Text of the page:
This is based on the third (and final) part of a presentation to the Fabian Society, 10 November.

Comments (1)

by Charlie on November 18, 2014
Charlie

Brian, I think you're on to something here which is much bigger than you may realise, although the example you give of 3D printing isn't a particularly good one.

Over the years I have worked for more than one CRI and my main criticism of NZs research effort is its isolation. Both universities and the CRIs often lack the linkages into industry that are needed to make their projects relevant. Too often in the past I have worked on supposedly applied research projects for which there was no real business case and into which the target industry had little or no input. To be fair, this is not always the case: For example the food tech people seem to be maintaining their industry linkages (Blue Sky research is yet another topic and not my field)

If you study how, say, German academic institutions operate you will see how the both teaching syllabus and the research topics are heavily driven by the major industries: The likes of BMW & Bosch dictate what is to be taught and what is to be researched. They also help pay for it! By comparison research topics in academia here are driven by what is through to be academically clever or cool: What can be sold to a rather incestuous committee dispensing our taxes.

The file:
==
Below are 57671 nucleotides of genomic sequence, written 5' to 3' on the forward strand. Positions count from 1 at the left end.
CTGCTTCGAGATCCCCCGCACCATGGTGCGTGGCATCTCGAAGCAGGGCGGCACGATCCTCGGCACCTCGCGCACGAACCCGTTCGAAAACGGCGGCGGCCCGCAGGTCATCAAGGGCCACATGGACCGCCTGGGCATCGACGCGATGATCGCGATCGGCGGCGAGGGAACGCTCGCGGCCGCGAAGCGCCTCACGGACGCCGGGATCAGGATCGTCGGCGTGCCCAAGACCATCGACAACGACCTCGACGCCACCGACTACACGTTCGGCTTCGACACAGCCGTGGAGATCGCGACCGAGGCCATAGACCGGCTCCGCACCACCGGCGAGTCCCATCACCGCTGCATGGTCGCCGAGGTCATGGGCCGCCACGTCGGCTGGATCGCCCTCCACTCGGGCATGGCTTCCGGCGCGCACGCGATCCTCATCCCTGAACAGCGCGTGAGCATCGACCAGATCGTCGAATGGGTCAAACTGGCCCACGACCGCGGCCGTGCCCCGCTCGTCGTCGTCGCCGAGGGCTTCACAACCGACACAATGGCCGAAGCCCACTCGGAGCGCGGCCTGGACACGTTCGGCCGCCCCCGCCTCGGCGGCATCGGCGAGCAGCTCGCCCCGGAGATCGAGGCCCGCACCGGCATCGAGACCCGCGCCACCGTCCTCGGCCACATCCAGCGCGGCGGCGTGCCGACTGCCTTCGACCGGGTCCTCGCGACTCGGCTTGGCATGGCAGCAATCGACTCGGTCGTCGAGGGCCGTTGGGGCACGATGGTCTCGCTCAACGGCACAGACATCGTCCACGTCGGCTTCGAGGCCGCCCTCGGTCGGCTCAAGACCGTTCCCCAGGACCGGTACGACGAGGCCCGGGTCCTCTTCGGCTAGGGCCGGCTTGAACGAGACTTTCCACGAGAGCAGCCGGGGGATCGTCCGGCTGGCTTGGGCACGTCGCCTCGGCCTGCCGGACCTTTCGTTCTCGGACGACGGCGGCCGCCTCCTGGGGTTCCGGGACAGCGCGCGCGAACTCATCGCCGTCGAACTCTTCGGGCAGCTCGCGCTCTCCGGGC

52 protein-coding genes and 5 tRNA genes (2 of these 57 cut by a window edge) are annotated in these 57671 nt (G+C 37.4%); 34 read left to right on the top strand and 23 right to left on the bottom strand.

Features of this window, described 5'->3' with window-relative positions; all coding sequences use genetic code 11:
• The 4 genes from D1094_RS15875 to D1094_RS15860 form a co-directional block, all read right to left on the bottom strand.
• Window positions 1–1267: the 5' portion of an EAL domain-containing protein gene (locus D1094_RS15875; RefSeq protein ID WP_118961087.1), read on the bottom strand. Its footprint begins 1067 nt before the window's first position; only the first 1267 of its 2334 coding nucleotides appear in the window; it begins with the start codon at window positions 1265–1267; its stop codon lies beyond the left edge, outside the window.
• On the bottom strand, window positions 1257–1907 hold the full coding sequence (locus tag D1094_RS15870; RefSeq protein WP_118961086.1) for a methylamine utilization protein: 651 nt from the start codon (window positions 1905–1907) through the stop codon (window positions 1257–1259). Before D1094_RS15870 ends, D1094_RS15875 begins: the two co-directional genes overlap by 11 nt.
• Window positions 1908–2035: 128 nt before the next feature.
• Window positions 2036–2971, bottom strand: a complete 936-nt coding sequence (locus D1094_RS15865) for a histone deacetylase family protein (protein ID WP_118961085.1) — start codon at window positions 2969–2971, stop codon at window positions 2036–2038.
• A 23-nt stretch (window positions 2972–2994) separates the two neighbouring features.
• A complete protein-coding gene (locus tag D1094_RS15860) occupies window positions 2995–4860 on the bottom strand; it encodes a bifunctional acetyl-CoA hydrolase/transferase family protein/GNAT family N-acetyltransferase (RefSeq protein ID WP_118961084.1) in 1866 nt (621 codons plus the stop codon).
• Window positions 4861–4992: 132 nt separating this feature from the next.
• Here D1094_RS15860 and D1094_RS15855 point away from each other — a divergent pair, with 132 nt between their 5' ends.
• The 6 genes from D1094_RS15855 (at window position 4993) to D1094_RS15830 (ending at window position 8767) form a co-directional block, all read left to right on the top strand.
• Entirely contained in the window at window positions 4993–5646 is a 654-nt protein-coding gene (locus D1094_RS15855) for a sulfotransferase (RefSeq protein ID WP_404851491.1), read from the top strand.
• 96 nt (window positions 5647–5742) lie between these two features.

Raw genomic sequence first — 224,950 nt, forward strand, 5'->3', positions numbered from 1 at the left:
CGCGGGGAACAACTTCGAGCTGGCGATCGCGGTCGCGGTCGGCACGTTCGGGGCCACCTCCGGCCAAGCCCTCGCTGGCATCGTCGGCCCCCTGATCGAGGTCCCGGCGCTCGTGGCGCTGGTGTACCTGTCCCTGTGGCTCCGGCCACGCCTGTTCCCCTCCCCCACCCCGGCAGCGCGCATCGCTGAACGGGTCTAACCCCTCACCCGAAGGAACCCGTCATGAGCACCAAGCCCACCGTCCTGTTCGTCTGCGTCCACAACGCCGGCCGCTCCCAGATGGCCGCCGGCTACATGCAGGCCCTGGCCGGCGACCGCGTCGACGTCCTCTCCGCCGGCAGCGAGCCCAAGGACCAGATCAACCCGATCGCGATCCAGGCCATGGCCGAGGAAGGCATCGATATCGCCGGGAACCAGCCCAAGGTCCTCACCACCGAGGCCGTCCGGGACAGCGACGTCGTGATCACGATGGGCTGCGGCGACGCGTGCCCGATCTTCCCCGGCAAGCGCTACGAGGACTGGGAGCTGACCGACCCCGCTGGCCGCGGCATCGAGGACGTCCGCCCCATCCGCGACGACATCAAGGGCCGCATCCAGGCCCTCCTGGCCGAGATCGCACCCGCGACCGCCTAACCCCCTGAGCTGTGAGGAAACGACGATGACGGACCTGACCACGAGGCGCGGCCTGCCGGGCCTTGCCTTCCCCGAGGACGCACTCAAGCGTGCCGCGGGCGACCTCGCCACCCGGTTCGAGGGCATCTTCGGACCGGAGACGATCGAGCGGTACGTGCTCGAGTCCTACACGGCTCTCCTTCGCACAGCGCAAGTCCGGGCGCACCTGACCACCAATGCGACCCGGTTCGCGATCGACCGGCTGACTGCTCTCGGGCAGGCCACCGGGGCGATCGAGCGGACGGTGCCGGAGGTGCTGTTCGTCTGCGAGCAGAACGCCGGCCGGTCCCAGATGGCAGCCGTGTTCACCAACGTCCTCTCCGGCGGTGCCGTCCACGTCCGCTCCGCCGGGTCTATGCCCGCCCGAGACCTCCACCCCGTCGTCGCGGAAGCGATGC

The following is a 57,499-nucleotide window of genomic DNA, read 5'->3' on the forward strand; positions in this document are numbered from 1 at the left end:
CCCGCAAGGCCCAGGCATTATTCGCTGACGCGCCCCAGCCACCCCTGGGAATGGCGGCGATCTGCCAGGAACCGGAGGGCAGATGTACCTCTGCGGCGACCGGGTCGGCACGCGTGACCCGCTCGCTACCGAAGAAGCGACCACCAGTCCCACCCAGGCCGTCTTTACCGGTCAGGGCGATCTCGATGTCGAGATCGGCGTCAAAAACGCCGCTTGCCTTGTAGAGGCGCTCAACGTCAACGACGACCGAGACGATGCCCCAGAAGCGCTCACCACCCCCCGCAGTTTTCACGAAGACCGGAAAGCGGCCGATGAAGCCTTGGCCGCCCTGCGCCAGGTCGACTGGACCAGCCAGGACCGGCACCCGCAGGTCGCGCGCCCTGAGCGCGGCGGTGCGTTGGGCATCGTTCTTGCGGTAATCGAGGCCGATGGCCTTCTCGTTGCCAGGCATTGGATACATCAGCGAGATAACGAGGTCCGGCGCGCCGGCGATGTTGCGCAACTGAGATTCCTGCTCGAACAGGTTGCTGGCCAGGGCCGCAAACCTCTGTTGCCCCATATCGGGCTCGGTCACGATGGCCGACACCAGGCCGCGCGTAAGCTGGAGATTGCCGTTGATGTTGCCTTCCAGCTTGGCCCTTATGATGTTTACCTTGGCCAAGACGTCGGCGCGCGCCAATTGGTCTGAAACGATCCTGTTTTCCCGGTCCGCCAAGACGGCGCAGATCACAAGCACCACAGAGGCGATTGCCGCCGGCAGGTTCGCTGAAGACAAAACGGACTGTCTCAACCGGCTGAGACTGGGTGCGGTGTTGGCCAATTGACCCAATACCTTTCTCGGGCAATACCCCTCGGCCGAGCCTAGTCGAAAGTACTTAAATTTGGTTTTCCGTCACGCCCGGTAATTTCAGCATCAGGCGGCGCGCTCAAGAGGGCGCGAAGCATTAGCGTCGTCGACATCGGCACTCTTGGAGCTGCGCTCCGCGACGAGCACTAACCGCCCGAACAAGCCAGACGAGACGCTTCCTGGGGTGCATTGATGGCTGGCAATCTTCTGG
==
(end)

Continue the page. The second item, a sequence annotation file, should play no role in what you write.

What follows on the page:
But in essence you're right: We need smart people monitoring overseas developments and cherry picking ideas that we could apply here. We need to turn these into well defined applied research topics that have got some industry buy-in. It's no use trying to push R&D onto industry, there has to be some pull if there is to be subsequent adoption of the technology. Not any easy task when you're dealing with a disparate bunch of farmers and small business owners!